When you wipe a surface with an antibacterial wipe, you see a gratifying smudge of grime on the white rag. What you don’t see is what’s left behind – chemicals. “The major reason that I believe that people should not use antibacterial wipes as an everyday go-to wipe is that we are seeing an increase in antibiotic-resistant bacteria,” says chemist, John Manolas. “Some of the blame for this phenomenon goes to antibacterial soaps and wipes. Most surfaces will probably be equally germ-free after regular cleaning with soap and water or other household cleaners,” he says. Manolas also stresses that parents shouldn’t use the wipes on children’s toys because kids are likely to put the toys in their mouths.
Anything that absorbs moisture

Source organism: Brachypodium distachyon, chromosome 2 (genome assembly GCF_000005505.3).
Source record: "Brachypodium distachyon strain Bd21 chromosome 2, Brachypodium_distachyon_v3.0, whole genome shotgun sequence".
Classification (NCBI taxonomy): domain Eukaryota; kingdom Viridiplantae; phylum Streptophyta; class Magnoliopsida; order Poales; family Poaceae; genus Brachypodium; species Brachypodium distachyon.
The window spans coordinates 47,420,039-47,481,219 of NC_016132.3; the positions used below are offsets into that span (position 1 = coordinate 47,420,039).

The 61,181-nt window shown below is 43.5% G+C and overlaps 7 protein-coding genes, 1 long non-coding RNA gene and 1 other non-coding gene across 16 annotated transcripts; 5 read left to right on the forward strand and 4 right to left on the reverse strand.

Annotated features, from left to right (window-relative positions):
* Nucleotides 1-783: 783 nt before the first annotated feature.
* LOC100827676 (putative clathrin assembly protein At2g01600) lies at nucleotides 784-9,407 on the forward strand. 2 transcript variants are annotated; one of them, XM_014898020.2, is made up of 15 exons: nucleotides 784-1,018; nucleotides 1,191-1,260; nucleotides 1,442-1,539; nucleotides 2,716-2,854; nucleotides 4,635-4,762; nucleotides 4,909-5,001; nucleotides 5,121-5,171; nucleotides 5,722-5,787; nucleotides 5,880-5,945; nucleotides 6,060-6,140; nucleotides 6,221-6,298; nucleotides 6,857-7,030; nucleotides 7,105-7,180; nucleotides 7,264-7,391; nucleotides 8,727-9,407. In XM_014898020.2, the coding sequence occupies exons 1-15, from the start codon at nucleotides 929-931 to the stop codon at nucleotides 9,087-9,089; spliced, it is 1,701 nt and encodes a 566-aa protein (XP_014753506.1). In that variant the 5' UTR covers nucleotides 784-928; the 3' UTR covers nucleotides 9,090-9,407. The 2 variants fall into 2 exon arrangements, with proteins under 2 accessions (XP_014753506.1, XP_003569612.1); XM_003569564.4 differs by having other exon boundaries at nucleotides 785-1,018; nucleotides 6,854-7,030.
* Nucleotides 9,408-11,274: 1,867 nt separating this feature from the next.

To be effective, antibacterial solutions often need to sit for several minutes to kill bacteria. If the surface is soft – foam or carpet, for example – it won’t stay wet long enough to be truly effective. If you have to use multiple wipes to achieve the result, the moisture could damage the surface. If you want to know how long your surfaces must be wet to be sterilised, look at the bottle, says Jason Courtney, owner of the Office Pride. “Every kind of wipe has a ‘kill claim’ on the back, which indicates what it will kill in a certain amount of time. In a lab, wipes are tested for everything from hepatitis B to influenza to staphylococcus,” he says. “If the wipe kills the germ, it can be listed on the container. How long the surface must remain wet to kill the germ is spelled out on the container, too.”
If you think a swipe of an antibacterial wipe on a kitchen counter that just had raw chicken is enough to keep your family safe, think again. “Kitchen counters are hot spots for germs and bacteria, and cleaning them using only antibacterial wipes isn’t nearly enough,” says cleaning and organising professional, Lily Cameron. Instead, Cameron says, when you need to disinfect your counters, use soapy hot water and a sponge.